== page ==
Hello. My name is Chuck and I am a House of Cards-aholic. No? A Space Case, then…? Nothing? Well, whatever it is I hear that the first step is admitting that you have a problem. I look forward to every new season and place the release date on my calendar religiously and binge watch like a champ. The first two seasons (especially season 2…holy cow!) were some of my all time favorite single seasons; could season three live up to the unreasonable bar I set? Hmmmm…
WARNING: FULL SPOILERS FOR ALL THREE SEASONS OF HOUSE OF CARDS!!! You have been warned!
House of Cards is a sweet, romantic tale of a politician and his adoring wife regarding and their honest, hard work to make it to the top…NAH! House of Cards is a brutal take on the underhandedness of the upper echelon of politics. Frank Underwood is a cunning, conniving political mastermind who has no problems using people (including his wife, Claire) to get his way. Frank has bribed, threatened and even killed to get to the Presidency. Peter Russo was axed in season one, but only after being a stepping stone to get Frank to the Vice President’s chair. Frank then got his hands extremely dirty when he pushed reporter Zoe Barnes in front of an oncoming subway train. Season three waited until the end of the season to clean a little house, but we’ll get into that later.
Let’s talk a little Doug Stamper, shall we? Doug is awesome! He has been Frank’s right hand man throughout the course of the show. I was super bummed last year when it looked like Doug was killed and left in the woods by part-time prostitute and full-time patsy Rachel Brosnahan. Well, a rock to the head won’t keep Doug down! I will say that Doug, as a character, is an extremely flawed human while being an effective political assassin. His addiction to drugs, alcohol and prostitutes doesn’t stop him from getting the job done. Doug’s journey to get physically healthy while at the same time getting back into Frank’s good graces is the best part of the show this year. Michael Kelly, who plays the troubled eventual Chief of Staff, nails it this year. His cold, calculated demeanor was there as always but his uphill climb to get his leg right was, at times, painful to watch; that’s only because he did such an amazing acting job. His struggle towards the end of the year with what to do with Rachel was a master stroke. When he let her go after her heartfelt plea…and then turned his van around and killed her anyway was the best scene of the show.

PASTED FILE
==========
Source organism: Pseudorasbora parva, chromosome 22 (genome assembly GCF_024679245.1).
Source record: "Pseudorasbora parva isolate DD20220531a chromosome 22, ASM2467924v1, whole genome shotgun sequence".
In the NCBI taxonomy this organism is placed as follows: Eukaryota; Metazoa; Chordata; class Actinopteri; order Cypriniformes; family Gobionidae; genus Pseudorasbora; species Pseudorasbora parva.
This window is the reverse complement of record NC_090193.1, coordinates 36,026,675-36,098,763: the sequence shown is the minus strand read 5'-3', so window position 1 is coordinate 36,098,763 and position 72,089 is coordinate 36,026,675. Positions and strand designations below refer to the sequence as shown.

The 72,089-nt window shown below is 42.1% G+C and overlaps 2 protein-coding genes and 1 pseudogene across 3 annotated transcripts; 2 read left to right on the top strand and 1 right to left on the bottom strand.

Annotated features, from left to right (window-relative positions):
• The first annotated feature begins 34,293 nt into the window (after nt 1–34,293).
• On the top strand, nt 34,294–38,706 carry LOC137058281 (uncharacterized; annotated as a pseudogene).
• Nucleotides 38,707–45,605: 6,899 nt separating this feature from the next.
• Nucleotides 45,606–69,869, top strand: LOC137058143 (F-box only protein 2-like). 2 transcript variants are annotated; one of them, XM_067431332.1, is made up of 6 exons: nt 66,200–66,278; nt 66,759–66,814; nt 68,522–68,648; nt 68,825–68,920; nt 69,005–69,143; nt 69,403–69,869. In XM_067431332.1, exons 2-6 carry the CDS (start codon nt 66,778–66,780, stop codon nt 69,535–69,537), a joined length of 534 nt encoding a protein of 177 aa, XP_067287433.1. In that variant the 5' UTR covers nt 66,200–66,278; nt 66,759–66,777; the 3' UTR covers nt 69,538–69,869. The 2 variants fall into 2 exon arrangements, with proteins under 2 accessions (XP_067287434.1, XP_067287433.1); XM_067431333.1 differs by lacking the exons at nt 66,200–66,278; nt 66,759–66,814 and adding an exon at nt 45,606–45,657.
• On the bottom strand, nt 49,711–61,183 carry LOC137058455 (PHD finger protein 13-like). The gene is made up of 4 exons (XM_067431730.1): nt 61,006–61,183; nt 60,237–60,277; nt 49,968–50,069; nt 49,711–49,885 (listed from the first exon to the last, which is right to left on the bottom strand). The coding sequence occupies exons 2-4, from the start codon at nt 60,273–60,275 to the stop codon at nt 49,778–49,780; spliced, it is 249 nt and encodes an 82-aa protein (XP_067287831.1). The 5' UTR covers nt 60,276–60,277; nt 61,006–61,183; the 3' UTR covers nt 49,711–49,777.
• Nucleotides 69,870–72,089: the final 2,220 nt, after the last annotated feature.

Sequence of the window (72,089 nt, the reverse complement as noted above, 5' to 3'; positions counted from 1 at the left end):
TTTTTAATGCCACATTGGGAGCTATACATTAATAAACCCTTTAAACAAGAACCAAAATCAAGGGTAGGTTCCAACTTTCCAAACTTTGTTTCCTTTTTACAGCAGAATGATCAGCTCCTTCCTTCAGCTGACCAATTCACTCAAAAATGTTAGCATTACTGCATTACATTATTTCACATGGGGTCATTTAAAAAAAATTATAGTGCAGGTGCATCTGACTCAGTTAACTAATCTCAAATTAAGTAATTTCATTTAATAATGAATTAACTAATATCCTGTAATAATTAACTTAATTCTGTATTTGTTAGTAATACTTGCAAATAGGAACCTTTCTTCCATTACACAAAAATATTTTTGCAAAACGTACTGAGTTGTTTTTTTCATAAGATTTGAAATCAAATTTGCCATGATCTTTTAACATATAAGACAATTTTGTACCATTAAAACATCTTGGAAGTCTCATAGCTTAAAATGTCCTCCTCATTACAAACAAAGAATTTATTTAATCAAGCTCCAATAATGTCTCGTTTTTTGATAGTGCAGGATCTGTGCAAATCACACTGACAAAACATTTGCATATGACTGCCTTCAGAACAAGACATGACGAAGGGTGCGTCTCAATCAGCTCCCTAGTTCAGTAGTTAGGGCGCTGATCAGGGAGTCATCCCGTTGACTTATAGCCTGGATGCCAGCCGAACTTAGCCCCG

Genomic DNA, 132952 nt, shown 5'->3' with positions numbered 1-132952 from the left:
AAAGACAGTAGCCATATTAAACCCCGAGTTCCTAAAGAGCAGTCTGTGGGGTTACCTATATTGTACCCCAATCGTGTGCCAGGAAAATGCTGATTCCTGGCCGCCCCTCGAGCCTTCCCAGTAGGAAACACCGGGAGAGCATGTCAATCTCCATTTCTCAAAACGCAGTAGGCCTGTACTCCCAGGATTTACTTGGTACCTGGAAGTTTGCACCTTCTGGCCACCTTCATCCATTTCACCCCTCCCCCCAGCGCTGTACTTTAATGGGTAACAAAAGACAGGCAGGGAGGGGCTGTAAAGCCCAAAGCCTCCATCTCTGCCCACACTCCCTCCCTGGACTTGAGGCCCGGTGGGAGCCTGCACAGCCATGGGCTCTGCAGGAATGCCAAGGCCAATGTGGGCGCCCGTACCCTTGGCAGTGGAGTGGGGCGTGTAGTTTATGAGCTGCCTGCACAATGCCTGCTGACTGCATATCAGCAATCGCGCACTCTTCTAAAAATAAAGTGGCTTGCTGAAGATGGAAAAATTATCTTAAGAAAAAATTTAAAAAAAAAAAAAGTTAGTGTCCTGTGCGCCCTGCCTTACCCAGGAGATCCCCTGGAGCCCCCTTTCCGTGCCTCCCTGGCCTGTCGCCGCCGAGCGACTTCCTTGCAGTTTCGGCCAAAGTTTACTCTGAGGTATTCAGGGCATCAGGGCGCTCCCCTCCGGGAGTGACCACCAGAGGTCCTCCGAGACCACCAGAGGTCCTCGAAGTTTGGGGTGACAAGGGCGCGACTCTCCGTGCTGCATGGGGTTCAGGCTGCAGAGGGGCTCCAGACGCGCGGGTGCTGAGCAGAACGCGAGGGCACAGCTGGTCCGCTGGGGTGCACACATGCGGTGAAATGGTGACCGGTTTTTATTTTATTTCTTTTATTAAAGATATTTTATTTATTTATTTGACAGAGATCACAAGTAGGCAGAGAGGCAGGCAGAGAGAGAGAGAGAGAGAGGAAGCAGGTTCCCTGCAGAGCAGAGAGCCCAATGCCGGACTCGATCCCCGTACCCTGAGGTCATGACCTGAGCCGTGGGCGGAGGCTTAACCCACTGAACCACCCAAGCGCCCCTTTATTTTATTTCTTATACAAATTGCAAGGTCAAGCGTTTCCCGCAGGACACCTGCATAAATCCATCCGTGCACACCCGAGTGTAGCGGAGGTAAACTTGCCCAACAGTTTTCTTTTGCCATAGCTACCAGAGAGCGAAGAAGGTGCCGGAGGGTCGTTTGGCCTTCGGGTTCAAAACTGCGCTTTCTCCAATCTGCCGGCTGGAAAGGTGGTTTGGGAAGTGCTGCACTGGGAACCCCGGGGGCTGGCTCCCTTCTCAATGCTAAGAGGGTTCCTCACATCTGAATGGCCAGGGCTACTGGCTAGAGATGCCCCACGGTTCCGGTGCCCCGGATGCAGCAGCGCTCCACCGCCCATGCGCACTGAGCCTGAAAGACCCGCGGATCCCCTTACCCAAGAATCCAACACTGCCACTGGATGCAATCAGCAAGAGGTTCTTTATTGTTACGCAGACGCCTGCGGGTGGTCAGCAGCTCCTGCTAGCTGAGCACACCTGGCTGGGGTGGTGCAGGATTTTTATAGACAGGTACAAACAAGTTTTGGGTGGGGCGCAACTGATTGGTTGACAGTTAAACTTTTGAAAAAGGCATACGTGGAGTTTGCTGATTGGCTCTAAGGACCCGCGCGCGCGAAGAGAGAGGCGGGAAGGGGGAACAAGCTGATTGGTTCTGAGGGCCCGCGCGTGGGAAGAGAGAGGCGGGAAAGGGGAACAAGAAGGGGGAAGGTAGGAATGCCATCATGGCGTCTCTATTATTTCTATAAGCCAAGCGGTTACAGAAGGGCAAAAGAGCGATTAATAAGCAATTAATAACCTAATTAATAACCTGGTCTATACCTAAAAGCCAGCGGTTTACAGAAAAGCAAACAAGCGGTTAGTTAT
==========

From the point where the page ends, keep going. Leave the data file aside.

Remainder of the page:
But let’s be real, shall we? The real draw here is Frank. Kevin Spacey IS Francis Underwood. The amount of immersion Spacey gets into this character is damn impressive. Frank, up unto season three, was brutally efficient in his rise to the Presidency of the United States. Season three, however, was a different story and one of my biggest gripes. Frank was honestly trying to run the country and do a good job; this brought about a change in his demeanor that I was not expecting: honesty. While this was a little off putting, the fact that Frank failed at almost everything that he did bothered me to no end. He got played by a minor up-and-coming Democratic nominee, he was taken to school by the Russian President and all of his policies, though noble, were ultimately failures. I like it when Frank isn’t getting his way but then uses his cunning and brutal nature to get what he wants…didn’t happen this year. Also, what happened to the fourth wall breaking? One of the charms of House of Cards is Frank looking at the camera and giving us the villain that we want. This was scaled way back this year and I missed it tremendously.